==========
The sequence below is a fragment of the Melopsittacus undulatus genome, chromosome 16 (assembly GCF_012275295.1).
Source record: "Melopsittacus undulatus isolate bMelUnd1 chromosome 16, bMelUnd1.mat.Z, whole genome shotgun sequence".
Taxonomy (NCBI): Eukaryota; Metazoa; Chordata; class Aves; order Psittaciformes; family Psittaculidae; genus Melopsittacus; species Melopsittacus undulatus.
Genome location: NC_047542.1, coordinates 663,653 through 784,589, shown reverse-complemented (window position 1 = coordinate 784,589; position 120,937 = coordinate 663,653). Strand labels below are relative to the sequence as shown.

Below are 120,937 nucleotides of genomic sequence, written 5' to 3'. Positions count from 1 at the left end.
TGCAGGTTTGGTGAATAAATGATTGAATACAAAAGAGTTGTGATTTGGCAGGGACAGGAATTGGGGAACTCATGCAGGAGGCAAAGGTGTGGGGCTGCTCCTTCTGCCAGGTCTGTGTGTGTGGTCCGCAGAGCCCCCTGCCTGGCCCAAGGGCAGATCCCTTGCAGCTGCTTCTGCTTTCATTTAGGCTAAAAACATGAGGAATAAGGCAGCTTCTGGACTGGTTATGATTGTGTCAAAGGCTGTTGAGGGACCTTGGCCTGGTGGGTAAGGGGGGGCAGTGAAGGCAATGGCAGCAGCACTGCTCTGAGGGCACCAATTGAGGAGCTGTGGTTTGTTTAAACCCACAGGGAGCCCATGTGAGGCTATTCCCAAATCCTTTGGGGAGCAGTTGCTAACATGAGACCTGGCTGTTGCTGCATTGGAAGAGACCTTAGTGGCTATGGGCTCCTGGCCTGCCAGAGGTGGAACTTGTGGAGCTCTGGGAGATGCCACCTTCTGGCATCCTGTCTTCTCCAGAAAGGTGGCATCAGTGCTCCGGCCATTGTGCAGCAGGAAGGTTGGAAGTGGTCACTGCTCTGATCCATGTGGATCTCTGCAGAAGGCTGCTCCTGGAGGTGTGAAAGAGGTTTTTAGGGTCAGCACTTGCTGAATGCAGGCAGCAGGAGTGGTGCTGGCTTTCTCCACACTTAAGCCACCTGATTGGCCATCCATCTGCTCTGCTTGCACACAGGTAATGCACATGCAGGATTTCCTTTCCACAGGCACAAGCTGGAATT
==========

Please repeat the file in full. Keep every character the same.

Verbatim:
The sequence below is a fragment of the Melopsittacus undulatus genome, chromosome 16 (assembly GCF_012275295.1).
Source record: "Melopsittacus undulatus isolate bMelUnd1 chromosome 16, bMelUnd1.mat.Z, whole genome shotgun sequence".
Taxonomy (NCBI): Eukaryota; Metazoa; Chordata; class Aves; order Psittaciformes; family Psittaculidae; genus Melopsittacus; species Melopsittacus undulatus.
Genome location: NC_047542.1, coordinates 663,653 through 784,589, shown reverse-complemented (window position 1 = coordinate 784,589; position 120,937 = coordinate 663,653). Strand labels below are relative to the sequence as shown.

Below are 120,937 nucleotides of genomic sequence, written 5' to 3'. Positions count from 1 at the left end.
TGCAGGTTTGGTGAATAAATGATTGAATACAAAAGAGTTGTGATTTGGCAGGGACAGGAATTGGGGAACTCATGCAGGAGGCAAAGGTGTGGGGCTGCTCCTTCTGCCAGGTCTGTGTGTGTGGTCCGCAGAGCCCCCTGCCTGGCCCAAGGGCAGATCCCTTGCAGCTGCTTCTGCTTTCATTTAGGCTAAAAACATGAGGAATAAGGCAGCTTCTGGACTGGTTATGATTGTGTCAAAGGCTGTTGAGGGACCTTGGCCTGGTGGGTAAGGGGGGGCAGTGAAGGCAATGGCAGCAGCACTGCTCTGAGGGCACCAATTGAGGAGCTGTGGTTTGTTTAAACCCACAGGGAGCCCATGTGAGGCTATTCCCAAATCCTTTGGGGAGCAGTTGCTAACATGAGACCTGGCTGTTGCTGCATTGGAAGAGACCTTAGTGGCTATGGGCTCCTGGCCTGCCAGAGGTGGAACTTGTGGAGCTCTGGGAGATGCCACCTTCTGGCATCCTGTCTTCTCCAGAAAGGTGGCATCAGTGCTCCGGCCATTGTGCAGCAGGAAGGTTGGAAGTGGTCACTGCTCTGATCCATGTGGATCTCTGCAGAAGGCTGCTCCTGGAGGTGTGAAAGAGGTTTTTAGGGTCAGCACTTGCTGAATGCAGGCAGCAGGAGTGGTGCTGGCTTTCTCCACACTTAAGCCACCTGATTGGCCATCCATCTGCTCTGCTTGCACACAGGTAATGCACATGCAGGATTTCCTTTCCACAGGCACAAGCTGGAATT